You’ve probably heard about the controversy over the proposed census question.
The Trump administration wants the 2020 questionnaire to ask whether residents are U.S. citizens.
The administration says it’s a standard question, but some media outlets are challenging that, saying the census hasn’t asked that question since 1950.
So, fact or fiction: Has the census not asked about citizenship for decades?
The answer is: Fiction, and it comes down to this.
The forms, which track information on U.S. population, come out every ten years and they’ve changed over time.
The last time the Census Bureau asked all U.S. households about citizenship was in 1950.
From 1970 to 2000, the bureau sent households one of two questionnaires, a long version and a short one.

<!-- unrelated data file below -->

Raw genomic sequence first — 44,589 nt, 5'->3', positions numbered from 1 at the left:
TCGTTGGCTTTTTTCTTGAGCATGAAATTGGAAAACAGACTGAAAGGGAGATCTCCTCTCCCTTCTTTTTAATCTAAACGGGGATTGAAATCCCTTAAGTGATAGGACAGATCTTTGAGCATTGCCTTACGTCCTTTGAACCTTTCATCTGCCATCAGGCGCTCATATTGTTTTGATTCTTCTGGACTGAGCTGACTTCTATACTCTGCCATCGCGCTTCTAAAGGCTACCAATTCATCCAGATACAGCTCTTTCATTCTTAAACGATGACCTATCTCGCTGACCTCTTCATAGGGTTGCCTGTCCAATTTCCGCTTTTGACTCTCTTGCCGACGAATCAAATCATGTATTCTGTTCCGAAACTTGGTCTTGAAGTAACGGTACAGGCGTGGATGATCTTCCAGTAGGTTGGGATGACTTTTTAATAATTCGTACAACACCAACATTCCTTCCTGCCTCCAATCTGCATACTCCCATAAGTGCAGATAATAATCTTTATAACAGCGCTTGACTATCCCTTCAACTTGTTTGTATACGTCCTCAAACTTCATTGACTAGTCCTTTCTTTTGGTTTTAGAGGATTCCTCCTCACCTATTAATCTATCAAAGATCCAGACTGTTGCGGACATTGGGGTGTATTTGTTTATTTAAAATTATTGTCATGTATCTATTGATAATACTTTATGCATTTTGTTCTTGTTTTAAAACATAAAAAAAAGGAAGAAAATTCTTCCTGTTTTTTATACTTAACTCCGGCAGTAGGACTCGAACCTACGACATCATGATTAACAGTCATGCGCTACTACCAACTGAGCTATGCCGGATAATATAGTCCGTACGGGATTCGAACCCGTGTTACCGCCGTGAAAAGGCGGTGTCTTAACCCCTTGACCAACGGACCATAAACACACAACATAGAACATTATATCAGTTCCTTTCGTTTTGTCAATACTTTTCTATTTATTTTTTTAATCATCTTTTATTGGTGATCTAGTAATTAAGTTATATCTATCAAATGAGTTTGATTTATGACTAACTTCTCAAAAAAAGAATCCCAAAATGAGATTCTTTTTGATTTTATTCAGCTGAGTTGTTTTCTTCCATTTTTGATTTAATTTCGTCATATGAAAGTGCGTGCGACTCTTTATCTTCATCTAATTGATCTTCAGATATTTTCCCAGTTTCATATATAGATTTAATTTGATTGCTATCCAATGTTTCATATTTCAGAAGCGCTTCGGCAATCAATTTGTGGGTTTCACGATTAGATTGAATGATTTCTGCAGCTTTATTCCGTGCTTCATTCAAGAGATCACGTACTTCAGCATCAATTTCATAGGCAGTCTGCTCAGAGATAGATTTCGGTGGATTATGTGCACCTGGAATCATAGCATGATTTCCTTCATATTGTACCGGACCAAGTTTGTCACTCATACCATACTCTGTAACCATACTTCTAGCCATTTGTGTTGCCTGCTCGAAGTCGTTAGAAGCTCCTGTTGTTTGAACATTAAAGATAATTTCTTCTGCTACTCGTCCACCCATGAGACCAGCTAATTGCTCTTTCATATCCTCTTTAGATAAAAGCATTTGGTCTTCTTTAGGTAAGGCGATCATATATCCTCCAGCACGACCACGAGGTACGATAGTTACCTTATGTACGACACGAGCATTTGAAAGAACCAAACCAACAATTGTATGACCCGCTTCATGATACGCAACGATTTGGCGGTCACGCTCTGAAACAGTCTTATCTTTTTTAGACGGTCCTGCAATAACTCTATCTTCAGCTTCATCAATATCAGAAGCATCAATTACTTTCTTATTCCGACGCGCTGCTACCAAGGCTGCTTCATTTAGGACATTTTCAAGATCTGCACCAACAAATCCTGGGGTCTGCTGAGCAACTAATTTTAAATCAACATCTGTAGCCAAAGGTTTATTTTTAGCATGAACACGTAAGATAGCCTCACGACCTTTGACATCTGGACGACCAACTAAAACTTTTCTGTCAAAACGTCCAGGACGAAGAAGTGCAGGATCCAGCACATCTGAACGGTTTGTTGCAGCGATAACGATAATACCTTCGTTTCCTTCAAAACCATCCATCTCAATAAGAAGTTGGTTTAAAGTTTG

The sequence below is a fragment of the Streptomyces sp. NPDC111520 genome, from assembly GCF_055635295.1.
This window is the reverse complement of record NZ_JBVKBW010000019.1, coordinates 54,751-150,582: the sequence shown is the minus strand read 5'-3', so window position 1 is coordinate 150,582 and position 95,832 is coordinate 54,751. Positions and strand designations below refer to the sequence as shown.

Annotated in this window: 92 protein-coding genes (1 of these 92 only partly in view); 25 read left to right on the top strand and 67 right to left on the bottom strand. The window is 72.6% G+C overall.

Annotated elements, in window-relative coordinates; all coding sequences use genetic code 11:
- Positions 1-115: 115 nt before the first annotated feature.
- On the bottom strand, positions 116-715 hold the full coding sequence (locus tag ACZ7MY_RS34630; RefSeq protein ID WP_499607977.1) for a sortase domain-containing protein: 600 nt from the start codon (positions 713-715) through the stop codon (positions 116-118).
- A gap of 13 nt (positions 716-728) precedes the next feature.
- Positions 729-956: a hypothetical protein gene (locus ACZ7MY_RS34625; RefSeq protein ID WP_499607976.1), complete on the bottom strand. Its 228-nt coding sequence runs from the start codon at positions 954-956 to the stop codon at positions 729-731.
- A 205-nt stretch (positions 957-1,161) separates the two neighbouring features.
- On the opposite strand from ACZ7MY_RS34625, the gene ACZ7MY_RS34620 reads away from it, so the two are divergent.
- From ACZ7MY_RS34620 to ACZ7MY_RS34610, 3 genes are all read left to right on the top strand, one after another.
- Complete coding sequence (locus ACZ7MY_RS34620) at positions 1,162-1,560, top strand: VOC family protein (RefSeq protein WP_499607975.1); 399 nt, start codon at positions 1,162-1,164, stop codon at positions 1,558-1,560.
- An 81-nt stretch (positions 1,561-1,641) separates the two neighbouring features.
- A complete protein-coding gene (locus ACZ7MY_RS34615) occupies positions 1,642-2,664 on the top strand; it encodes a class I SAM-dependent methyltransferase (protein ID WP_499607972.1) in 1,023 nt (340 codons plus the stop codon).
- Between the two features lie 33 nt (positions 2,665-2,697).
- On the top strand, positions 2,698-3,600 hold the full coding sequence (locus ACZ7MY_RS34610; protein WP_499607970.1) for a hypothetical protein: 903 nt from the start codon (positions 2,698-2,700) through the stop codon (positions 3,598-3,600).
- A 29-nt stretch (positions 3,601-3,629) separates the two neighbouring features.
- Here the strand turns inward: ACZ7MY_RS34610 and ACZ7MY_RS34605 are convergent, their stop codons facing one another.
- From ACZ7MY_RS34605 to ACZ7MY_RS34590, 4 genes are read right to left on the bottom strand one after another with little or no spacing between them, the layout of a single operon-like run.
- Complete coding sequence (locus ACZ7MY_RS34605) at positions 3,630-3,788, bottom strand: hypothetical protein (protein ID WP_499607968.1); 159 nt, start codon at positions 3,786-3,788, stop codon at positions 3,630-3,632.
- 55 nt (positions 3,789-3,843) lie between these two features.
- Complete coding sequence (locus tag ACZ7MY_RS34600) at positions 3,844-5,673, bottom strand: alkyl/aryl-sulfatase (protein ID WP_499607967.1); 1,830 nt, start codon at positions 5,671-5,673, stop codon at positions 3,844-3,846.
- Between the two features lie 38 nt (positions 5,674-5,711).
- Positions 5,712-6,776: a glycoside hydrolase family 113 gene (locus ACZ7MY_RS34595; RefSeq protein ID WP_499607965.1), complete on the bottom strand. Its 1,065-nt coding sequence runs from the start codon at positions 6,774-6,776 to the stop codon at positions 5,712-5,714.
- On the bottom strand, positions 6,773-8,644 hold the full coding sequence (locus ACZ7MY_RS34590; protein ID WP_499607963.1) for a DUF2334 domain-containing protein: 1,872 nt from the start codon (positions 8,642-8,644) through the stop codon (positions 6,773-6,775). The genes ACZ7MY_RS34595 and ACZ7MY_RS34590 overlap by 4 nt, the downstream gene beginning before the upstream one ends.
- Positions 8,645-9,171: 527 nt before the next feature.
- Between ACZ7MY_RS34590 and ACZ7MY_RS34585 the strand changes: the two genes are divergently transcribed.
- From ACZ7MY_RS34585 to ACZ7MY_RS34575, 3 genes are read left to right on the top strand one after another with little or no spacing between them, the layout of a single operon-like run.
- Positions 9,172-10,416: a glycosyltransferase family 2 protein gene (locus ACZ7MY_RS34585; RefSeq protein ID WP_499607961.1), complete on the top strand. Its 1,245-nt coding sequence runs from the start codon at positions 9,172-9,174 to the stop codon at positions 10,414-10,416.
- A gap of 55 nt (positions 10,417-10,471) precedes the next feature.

Most households received the short form, which didn’t ask about citizenship.
About 15 percent of households got the long form, which did ask.
Now, the Trump administration wants all forms to ask about citizenship.
Some people say that makes sense, but states like California and New York, which have large populations of illegal immigrants, oppose it because their population numbers determine the number of representatives they have in congress.
Those population numbers also determine how billions of your federal tax dollars are distributed.